Generic Trademarks

Your product is now known as the generic version of the goods. And the best example we’re going to use, I don’t know if most of you remember in the seventies, you did not say, “I want to get a copy of this made.” You would say, “can you get me a Xerox?” Well, Xerox company became very, very concerned and suddenly they did a huge information campaign. We are the copy company. So people would not say, “get me a Xerox.” It would now say, “get me a, get me a copy.”

Naked Licensing

Another way of losing your mark is something called naked licensing. I become fairly popular with my mark. My mark becomes desirable. I decide to franchise. So I’m McDonald’s, I go out and I have a bunch of new McDonald’s restaurants. However, in my franchise agreement, I do nothing that regards the quality of the product. Something I should say with a trademark, when you have a trademark, it implies a certain quality. So therefore, as a trademark owner, if I license out my marks to other parties, I have to make sure that they are performing to my standard of quality. That means my license agreement must say, we’re going to inspect your restaurant every six months, and you have to comply. And here are our rules and regulations, our quality standards. If you don’t have that in your license, that’s called a naked license, and theoretically you can lose your mark because you’re not controlling the most important aspect of your trademark, and that is the quality of your goods.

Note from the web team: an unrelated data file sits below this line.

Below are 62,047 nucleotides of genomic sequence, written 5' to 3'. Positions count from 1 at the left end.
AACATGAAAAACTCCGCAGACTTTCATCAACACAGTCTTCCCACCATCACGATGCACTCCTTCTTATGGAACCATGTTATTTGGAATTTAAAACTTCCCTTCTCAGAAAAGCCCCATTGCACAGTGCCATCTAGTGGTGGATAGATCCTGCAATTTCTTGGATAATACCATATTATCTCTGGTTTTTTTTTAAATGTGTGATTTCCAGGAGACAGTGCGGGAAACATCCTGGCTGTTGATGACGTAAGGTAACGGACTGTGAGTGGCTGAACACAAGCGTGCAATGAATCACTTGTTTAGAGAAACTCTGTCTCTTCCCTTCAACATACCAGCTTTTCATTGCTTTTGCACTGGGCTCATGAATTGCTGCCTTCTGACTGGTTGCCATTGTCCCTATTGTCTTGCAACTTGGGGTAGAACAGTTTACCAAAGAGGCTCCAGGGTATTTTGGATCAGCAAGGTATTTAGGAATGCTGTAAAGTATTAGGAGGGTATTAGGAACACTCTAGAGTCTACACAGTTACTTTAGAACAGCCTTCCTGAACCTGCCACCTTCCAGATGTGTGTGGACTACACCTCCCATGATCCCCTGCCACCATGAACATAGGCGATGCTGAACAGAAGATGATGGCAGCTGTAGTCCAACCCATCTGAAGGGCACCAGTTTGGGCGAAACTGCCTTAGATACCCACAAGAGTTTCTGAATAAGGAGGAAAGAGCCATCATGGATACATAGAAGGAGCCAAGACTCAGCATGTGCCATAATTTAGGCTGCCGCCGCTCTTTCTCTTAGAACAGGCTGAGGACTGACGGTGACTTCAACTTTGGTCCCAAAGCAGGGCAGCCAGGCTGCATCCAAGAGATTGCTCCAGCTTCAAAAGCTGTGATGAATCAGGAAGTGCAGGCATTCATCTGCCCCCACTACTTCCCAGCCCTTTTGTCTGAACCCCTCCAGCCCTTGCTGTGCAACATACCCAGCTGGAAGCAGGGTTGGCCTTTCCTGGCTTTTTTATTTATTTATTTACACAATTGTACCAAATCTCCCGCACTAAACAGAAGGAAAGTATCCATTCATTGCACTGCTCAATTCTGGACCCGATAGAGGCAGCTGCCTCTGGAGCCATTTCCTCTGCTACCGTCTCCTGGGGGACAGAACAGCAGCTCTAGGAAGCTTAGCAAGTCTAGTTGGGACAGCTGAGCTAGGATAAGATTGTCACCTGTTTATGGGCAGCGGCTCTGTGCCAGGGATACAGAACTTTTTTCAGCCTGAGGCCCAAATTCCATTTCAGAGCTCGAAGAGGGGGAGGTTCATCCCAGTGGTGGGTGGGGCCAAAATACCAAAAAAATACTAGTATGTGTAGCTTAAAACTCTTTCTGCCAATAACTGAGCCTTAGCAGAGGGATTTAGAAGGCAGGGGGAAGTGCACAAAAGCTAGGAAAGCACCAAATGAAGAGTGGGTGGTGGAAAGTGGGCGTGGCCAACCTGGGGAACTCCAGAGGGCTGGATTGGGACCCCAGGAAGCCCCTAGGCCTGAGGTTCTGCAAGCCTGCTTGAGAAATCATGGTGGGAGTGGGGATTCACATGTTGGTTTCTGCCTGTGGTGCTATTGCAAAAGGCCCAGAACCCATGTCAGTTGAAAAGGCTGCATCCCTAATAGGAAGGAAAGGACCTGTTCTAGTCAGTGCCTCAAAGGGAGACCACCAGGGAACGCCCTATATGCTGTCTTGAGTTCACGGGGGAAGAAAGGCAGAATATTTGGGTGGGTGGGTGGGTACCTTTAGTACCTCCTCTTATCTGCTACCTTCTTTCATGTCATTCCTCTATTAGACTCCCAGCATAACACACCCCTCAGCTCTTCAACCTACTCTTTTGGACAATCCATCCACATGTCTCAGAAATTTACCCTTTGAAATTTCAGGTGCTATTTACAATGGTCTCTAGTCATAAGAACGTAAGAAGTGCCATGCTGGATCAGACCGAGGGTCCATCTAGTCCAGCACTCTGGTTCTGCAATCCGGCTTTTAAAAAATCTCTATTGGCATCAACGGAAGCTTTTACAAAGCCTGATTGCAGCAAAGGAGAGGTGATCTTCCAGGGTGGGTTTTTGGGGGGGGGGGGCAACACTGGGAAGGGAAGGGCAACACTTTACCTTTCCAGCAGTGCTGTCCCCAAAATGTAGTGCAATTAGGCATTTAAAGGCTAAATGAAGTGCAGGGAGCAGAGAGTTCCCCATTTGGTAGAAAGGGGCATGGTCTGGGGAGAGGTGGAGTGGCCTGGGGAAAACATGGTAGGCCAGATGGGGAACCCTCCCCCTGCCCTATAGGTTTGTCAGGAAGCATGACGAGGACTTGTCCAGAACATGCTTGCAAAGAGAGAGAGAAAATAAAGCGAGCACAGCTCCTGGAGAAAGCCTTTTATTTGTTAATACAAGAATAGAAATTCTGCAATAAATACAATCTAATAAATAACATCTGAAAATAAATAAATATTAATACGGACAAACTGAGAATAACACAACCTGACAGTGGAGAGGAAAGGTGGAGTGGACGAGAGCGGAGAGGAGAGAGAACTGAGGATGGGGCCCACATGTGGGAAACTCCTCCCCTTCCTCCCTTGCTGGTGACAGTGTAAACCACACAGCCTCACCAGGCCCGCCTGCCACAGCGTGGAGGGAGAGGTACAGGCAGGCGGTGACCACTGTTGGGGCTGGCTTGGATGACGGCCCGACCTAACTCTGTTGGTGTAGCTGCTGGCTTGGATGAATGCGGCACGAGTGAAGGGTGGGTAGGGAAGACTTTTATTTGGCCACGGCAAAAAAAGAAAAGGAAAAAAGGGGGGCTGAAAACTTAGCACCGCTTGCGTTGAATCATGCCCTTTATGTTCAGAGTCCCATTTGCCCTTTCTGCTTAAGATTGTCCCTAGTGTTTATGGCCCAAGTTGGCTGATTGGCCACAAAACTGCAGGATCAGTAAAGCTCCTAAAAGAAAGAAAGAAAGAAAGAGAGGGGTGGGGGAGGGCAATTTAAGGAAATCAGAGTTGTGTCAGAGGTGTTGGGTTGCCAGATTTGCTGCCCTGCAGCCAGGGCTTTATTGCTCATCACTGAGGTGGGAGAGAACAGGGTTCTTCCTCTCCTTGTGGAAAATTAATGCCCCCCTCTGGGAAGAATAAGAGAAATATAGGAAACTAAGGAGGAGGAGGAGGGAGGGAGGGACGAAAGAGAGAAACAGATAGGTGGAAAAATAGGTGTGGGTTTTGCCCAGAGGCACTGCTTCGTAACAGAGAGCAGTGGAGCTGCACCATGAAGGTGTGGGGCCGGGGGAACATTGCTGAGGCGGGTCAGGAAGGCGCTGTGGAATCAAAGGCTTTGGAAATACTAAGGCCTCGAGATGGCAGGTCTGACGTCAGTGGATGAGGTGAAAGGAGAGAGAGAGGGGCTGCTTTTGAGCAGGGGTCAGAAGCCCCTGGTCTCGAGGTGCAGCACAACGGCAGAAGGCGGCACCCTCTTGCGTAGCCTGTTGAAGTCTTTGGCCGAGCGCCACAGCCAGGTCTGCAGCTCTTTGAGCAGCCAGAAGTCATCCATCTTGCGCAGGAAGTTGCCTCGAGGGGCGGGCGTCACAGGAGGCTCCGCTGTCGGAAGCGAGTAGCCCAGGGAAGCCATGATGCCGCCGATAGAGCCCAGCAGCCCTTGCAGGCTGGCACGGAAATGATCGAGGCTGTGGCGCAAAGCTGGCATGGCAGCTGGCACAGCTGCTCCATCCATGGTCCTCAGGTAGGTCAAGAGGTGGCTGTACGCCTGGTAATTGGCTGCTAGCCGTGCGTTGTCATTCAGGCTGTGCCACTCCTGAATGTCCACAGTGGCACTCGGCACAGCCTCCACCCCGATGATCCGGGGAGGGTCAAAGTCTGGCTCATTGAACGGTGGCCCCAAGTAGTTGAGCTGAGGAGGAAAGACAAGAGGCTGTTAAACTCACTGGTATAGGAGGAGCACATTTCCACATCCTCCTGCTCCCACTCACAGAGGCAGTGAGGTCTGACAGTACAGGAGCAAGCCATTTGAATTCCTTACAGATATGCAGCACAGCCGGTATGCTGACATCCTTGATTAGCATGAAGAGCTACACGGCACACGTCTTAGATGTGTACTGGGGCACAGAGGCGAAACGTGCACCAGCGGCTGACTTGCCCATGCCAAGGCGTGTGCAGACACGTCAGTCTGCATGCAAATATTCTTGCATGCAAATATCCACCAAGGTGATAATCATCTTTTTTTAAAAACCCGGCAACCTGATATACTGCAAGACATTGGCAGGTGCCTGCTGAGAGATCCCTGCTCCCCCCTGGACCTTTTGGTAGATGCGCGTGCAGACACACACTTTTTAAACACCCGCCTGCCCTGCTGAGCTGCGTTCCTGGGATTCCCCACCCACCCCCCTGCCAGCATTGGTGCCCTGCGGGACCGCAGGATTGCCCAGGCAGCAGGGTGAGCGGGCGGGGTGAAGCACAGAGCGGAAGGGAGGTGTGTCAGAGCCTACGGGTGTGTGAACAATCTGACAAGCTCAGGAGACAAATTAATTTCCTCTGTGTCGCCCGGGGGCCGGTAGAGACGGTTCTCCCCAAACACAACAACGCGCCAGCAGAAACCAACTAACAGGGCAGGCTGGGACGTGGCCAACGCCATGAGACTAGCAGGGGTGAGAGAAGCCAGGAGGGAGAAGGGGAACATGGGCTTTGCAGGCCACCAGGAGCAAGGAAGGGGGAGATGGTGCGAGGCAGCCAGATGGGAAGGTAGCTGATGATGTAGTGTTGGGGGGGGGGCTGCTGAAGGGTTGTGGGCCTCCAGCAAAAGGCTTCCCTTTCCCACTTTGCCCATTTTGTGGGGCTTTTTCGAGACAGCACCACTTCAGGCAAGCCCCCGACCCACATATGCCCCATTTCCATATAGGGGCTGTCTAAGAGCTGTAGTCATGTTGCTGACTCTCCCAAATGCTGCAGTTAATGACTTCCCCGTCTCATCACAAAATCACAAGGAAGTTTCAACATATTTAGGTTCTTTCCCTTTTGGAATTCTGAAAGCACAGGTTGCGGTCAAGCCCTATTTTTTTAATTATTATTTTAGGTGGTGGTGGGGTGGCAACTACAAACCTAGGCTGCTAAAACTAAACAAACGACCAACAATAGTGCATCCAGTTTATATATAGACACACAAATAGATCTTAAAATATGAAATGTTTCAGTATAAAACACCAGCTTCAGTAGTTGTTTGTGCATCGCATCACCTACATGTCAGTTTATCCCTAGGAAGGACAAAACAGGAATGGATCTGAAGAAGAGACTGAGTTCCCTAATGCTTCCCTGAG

Policing Your Trademark

Now, another way to lose the mark is I don’t police my mark in a marketplace. For instance, I become aware of a few other companies that are using my mark, but I say, eh, doesn’t bother me. Either it’s not that close or it’s a big enough marketplace, or maybe they’re on a different coast and I don’t worry about it. But if I don’t police my mark, I basically say, you’re allowed to use my mark. You’re going to come back to me and say, I’ve been using this mark in commerce for five years and you’ve never objected to it. At that point, I’ve lost my mark. Everyone can use it.

How to Lose Your Trademark